Classified as a Variant of Concern (VOC) by the World Health Organisation, the Omicron variant has become the dominant strain of COVID-19 in several countries in a very short time. In India, the mutation has affected over 3000 people over 26 states so far and is likely to peak in February, says the Ministry of Health and Family Welfare, India.
Though it seems that the variant is causing lesser hospitalisation rates, we must not become lax in our vigilance. Existing vaccines can still offer protection against severity of the disease, hospitalisation and death, but we mustn't become lax in our vigilance as vaccinated or previously infected individuals may still contract the virus. Omicron symptoms usually manifest by the third day of contraction, so go to a doctor and follow necessary protocols if you have been exposed to a patient and schedule an RT-PCR test if you are displaying symptoms.
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In case of exposure to someone with Omicron:
- Continue using your mask, sanitiser and washing your hands.
- Self-quarantine at home for 14 days or until the infected person tests negative again.
- Schedule an RT-PCR test if you display symptoms such as itchy throat, low-grade fever, headache, body aches, stuffy nose, nausea, vomiting, diarrhea or night sweats.
- Monitor your fever and blood oxygen levels regularly.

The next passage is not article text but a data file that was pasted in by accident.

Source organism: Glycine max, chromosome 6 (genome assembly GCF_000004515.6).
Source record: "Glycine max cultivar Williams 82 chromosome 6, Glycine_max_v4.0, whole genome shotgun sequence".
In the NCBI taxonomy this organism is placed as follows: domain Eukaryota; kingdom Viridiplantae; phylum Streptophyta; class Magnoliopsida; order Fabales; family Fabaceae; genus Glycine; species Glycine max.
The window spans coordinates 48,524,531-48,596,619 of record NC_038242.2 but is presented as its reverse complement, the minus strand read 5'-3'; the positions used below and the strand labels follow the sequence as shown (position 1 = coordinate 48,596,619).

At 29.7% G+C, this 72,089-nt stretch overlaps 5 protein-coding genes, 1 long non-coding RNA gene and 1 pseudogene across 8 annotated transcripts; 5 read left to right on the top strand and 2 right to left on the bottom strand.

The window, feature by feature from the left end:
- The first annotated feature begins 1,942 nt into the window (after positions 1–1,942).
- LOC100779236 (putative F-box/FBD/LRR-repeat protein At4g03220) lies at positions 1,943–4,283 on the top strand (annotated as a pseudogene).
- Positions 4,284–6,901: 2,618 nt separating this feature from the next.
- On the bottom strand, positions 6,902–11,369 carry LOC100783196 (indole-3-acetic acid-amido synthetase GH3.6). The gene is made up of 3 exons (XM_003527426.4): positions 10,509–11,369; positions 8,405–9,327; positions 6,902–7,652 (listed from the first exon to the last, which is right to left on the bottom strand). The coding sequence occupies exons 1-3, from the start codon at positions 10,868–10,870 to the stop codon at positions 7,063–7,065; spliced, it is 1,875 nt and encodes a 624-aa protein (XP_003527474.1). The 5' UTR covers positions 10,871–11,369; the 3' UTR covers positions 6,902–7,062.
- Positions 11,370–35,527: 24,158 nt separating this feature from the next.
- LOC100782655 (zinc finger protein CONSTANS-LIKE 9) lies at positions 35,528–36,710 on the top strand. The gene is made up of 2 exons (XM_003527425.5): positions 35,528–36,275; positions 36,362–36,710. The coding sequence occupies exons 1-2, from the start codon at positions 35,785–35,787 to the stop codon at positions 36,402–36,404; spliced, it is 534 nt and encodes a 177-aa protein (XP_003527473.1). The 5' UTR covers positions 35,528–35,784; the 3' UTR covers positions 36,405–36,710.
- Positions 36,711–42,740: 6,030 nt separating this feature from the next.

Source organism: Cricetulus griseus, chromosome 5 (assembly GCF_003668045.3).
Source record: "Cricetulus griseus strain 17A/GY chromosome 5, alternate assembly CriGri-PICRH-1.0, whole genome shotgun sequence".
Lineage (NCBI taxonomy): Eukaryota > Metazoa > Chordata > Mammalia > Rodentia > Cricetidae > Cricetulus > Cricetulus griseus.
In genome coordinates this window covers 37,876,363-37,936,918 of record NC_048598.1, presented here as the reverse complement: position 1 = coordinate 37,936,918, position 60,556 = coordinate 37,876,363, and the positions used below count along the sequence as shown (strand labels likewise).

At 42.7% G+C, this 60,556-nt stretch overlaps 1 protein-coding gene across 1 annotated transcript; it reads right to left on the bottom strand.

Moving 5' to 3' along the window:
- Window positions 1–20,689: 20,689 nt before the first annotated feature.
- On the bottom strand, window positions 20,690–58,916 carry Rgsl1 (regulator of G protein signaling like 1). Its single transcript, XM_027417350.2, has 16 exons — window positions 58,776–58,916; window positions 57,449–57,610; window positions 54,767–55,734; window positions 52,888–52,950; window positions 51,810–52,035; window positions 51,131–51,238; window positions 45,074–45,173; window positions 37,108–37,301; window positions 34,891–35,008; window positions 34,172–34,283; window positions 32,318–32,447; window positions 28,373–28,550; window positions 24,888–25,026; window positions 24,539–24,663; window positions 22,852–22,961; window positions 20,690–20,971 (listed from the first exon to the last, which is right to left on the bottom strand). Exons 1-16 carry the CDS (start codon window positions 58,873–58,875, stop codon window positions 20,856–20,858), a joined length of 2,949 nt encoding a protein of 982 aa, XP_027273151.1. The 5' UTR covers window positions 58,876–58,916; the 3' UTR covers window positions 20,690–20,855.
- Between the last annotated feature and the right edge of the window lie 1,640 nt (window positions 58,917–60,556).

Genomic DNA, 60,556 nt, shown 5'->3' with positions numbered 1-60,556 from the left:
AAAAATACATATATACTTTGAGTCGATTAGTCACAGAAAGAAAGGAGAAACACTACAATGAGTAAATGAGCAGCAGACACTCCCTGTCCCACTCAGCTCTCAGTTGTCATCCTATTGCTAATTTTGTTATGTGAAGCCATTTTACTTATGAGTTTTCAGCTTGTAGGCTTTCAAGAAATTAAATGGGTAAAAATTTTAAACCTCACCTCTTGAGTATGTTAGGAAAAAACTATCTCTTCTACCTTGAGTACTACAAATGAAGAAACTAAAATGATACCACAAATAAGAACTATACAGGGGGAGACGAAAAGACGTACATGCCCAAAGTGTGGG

It is time to self-isolate if:
- You live with a COVID-19 patient.
- You have been in direct physical contact with a person with COVID-19 without or with a breach of PPE protection.
- You have shared a close environment or shared face-to-face contact with an infected individual within one metre distance.
The best way to home quarantine is by:
- Restricting your movement within your house.
- Sanitising and not sharing clothes, utensils and space with others.
- Keeping away from the elderly, pregnant women, children and people with comorbidities.
- Boycotting all social gatherings.
You must seek medical attention when:
- You have a fever of more than 100°F for 3 days or more.
- You have difficulty breathing.
- Your oxygen saturation has dipped (SpO2 ≤ 93% on room air at least 3 readings within 1 hour OR respiratory rate >24/ min).
- You have persistent pain/pressure in your chest.
- You feel confusion, severe fatigue and myalgia (muscle pain).